Andreas.

  • Wallace Winfrey

    It should be noted that Mattijs MPC-inspired drum sampler isn't just ANY MPC-inspired drum sampler, it's an OSC-controllable MPC-inspired drum sampler!

    Can't wait for the OO objects to be fully ported to Max 5 so the MPC Studio can be hacked on some more.

  • 4lefts

    "Andreas Wetterberg

    I have to point out that…"

    thanks for the link. that patch scares me a little – there's a lot of "granular best practice" learning to be done in there. thanks.

  • jock

    Wow, that's great.

    you can remove my angry comment about it costing money from the other post if you'd like.

  • http://www.jeanfrancoischarles.com/2008/10/freeze-sound-with-maxmspjitter.html Jean-FranÃ&se

    Note that elastic does not use the same algorithm as this free alternative.

    It would be interesting to compare both methods (FFT and elastic~) with the same sound, and to listen carefully to details, including transients.

  • http://www.createdigitalmusic.com Peter Kirn

    @Jean-Francois: Right, exactly — I'm a bit unclear about what the fuss is about here.

    elastic~ gives you effectively a license for a commercial algorithm.

    These other alternatives use readily-available modules so you can stay within Max — with both the FFT and granular approach, so two additional different sounds.

    There should theoretically be an advantage to each approach, and indeed, would be great to A/B/C test the three.

  • http://www.soundcyst.com kevin

    I plan to do these sorts of studies in the next couple of weeks.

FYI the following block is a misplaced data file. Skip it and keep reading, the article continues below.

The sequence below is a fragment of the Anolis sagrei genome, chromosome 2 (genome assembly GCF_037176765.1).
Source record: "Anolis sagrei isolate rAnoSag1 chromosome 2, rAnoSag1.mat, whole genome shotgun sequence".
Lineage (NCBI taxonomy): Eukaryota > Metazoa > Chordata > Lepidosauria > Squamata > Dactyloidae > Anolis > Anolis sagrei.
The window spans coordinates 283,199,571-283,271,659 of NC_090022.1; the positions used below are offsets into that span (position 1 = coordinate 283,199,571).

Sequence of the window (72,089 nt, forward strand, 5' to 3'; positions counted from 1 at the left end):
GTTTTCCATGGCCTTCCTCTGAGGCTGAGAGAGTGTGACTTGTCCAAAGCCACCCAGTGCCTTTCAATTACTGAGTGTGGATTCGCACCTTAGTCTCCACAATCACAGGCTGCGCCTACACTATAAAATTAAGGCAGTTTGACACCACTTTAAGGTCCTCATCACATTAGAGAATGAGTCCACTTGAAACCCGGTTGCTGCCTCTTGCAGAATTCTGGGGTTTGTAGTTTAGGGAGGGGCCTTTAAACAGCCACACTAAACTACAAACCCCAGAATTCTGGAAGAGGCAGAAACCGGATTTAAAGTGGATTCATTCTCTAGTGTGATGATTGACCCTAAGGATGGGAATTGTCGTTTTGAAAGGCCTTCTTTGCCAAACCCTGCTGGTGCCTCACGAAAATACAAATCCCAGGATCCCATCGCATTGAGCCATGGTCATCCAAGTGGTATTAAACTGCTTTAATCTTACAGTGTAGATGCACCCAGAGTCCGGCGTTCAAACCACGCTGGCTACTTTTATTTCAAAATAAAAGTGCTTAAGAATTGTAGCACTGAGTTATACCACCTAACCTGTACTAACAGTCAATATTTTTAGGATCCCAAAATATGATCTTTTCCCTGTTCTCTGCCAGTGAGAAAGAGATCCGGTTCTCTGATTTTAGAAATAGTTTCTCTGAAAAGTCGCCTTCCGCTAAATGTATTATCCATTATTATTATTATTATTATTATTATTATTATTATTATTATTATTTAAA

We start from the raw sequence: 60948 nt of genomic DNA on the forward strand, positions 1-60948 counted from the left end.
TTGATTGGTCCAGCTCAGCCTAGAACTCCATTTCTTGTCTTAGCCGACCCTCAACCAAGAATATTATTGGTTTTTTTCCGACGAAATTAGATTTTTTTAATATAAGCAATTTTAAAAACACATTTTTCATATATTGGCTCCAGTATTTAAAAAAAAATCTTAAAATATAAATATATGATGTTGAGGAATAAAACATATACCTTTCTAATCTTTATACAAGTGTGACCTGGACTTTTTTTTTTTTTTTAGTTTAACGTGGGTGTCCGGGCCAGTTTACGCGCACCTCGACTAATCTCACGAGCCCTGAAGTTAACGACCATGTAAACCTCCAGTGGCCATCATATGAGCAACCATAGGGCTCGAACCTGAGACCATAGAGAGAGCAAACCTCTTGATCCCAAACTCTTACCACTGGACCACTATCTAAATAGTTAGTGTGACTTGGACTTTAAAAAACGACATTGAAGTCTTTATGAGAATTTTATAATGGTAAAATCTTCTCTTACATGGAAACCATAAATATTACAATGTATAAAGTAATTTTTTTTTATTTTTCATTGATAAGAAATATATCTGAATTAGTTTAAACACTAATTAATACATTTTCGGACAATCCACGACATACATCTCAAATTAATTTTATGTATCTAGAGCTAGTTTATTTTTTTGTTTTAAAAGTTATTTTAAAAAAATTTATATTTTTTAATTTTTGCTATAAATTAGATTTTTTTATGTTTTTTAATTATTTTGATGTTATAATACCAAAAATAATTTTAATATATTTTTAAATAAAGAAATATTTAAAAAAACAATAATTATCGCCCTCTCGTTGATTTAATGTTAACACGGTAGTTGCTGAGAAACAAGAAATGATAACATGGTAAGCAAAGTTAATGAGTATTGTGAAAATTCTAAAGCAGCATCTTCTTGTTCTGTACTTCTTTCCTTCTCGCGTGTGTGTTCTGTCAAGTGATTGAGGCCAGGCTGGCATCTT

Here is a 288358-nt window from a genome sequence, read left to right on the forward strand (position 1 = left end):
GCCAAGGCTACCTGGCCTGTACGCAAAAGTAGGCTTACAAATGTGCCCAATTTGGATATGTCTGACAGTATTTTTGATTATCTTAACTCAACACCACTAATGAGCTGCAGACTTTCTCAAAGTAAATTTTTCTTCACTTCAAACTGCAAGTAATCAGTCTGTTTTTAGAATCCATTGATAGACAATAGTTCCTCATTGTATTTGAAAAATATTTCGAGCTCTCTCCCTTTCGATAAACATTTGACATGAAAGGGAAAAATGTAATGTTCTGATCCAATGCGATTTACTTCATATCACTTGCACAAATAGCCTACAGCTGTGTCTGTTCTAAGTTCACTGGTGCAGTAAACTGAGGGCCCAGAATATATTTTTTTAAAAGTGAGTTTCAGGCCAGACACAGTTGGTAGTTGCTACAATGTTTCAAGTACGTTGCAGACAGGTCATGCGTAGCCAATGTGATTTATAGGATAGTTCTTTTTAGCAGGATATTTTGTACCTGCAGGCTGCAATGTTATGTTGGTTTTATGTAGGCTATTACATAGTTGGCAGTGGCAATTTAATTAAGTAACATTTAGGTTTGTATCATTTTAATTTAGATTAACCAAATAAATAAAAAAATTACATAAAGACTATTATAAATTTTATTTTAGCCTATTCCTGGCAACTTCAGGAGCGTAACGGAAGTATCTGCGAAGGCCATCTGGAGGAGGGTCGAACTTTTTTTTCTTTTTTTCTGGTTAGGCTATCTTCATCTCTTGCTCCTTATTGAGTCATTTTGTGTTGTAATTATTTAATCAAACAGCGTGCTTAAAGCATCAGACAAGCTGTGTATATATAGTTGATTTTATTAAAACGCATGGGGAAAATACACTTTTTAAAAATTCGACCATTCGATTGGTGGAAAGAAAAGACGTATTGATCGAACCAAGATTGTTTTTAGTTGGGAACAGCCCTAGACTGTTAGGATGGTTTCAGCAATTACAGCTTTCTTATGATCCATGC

I did a preliminary run of elastic~ and free_elastic and the two sounded nearly identical on my laptop speakers (obviously not the best test equipment).

    I'll be posting my results to the monome forums, http://post.monome.org/comments.php?DiscussionID=

  • Chainsaw~

    The gizmo~ help file sounds like ass. Elastic~ is an order of magnitude better quality pitch shifting than this. I gladly forked over the cash and I hope the guys do well with it.

  • Timo

    cool patch, but nothing new. Elastic~ is still interesting because it works differently with a different algorithm and will produce better results for smaller deviations from the normal pitch/speed. Plus: this patch introduces a latency of about 70 ms due to it’s fft nature. Elastic~ and Mattijs Kneppers’ granular implementation do not have this drawback.

    plus: the makers of elastic~ probably won’t make any money of their object, because they paid a vast amount to be able to use this z-plane algorithm

  • http://www.postlude.co.uk/blog Jamie Bullock

    @Peter, if you're looking for a Pd equivalent to Free_Elastic, I think the Phase Vocoder (I07) in the examples that come with Pd would serve as a good starting point. For a granular approach, it might be worth looking at Phil Stone's polygrainsynth. The only externals are svf~ and mrpeach's osc, both of which could be avoided if necessary. It's not as 'realistic' sounding as elastic~, but it could be a lot more fun!